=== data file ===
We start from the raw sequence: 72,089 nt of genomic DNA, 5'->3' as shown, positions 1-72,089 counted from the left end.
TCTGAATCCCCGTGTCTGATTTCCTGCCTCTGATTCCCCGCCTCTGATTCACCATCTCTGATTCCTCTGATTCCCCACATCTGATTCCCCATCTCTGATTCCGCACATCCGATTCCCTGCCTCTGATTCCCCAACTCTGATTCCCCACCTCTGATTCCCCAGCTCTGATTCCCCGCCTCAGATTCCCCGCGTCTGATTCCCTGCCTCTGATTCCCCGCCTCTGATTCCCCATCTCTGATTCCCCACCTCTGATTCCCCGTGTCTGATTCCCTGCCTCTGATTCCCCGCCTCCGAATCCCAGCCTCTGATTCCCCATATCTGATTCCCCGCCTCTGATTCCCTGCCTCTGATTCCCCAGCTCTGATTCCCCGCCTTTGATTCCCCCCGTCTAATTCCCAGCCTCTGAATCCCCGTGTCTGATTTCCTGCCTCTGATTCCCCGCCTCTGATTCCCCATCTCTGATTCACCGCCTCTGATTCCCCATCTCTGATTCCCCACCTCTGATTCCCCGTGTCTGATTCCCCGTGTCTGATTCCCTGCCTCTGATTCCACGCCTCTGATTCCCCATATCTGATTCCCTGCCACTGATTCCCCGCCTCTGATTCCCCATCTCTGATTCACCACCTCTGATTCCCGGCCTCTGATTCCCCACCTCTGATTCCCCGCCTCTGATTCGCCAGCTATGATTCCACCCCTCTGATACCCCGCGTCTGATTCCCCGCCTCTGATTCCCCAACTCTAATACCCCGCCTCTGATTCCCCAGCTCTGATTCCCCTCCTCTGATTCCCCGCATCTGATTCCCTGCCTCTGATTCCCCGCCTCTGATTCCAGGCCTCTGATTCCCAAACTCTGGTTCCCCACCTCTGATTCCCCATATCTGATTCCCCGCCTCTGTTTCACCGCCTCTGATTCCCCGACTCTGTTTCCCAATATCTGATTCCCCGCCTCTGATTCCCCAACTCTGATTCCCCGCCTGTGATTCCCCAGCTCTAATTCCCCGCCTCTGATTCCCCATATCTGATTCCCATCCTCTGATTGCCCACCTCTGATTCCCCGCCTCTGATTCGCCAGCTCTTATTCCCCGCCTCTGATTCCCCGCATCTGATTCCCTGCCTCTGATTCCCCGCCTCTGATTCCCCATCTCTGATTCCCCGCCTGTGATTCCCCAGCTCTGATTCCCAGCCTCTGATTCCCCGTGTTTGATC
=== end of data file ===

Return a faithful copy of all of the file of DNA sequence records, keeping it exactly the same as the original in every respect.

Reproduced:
We start from the raw sequence: 72,089 nt of genomic DNA, 5'->3' as shown, positions 1-72,089 counted from the left end.
TCTGAATCCCCGTGTCTGATTTCCTGCCTCTGATTCCCCGCCTCTGATTCACCATCTCTGATTCCTCTGATTCCCCACATCTGATTCCCCATCTCTGATTCCGCACATCCGATTCCCTGCCTCTGATTCCCCAACTCTGATTCCCCACCTCTGATTCCCCAGCTCTGATTCCCCGCCTCAGATTCCCCGCGTCTGATTCCCTGCCTCTGATTCCCCGCCTCTGATTCCCCATCTCTGATTCCCCACCTCTGATTCCCCGTGTCTGATTCCCTGCCTCTGATTCCCCGCCTCCGAATCCCAGCCTCTGATTCCCCATATCTGATTCCCCGCCTCTGATTCCCTGCCTCTGATTCCCCAGCTCTGATTCCCCGCCTTTGATTCCCCCCGTCTAATTCCCAGCCTCTGAATCCCCGTGTCTGATTTCCTGCCTCTGATTCCCCGCCTCTGATTCCCCATCTCTGATTCACCGCCTCTGATTCCCCATCTCTGATTCCCCACCTCTGATTCCCCGTGTCTGATTCCCCGTGTCTGATTCCCTGCCTCTGATTCCACGCCTCTGATTCCCCATATCTGATTCCCTGCCACTGATTCCCCGCCTCTGATTCCCCATCTCTGATTCACCACCTCTGATTCCCGGCCTCTGATTCCCCACCTCTGATTCCCCGCCTCTGATTCGCCAGCTATGATTCCACCCCTCTGATACCCCGCGTCTGATTCCCCGCCTCTGATTCCCCAACTCTAATACCCCGCCTCTGATTCCCCAGCTCTGATTCCCCTCCTCTGATTCCCCGCATCTGATTCCCTGCCTCTGATTCCCCGCCTCTGATTCCAGGCCTCTGATTCCCAAACTCTGGTTCCCCACCTCTGATTCCCCATATCTGATTCCCCGCCTCTGTTTCACCGCCTCTGATTCCCCGACTCTGTTTCCCAATATCTGATTCCCCGCCTCTGATTCCCCAACTCTGATTCCCCGCCTGTGATTCCCCAGCTCTAATTCCCCGCCTCTGATTCCCCATATCTGATTCCCATCCTCTGATTGCCCACCTCTGATTCCCCGCCTCTGATTCGCCAGCTCTTATTCCCCGCCTCTGATTCCCCGCATCTGATTCCCTGCCTCTGATTCCCCGCCTCTGATTCCCCATCTCTGATTCCCCGCCTGTGATTCCCCAGCTCTGATTCCCAGCCTCTGATTCCCCGTGTTTGATC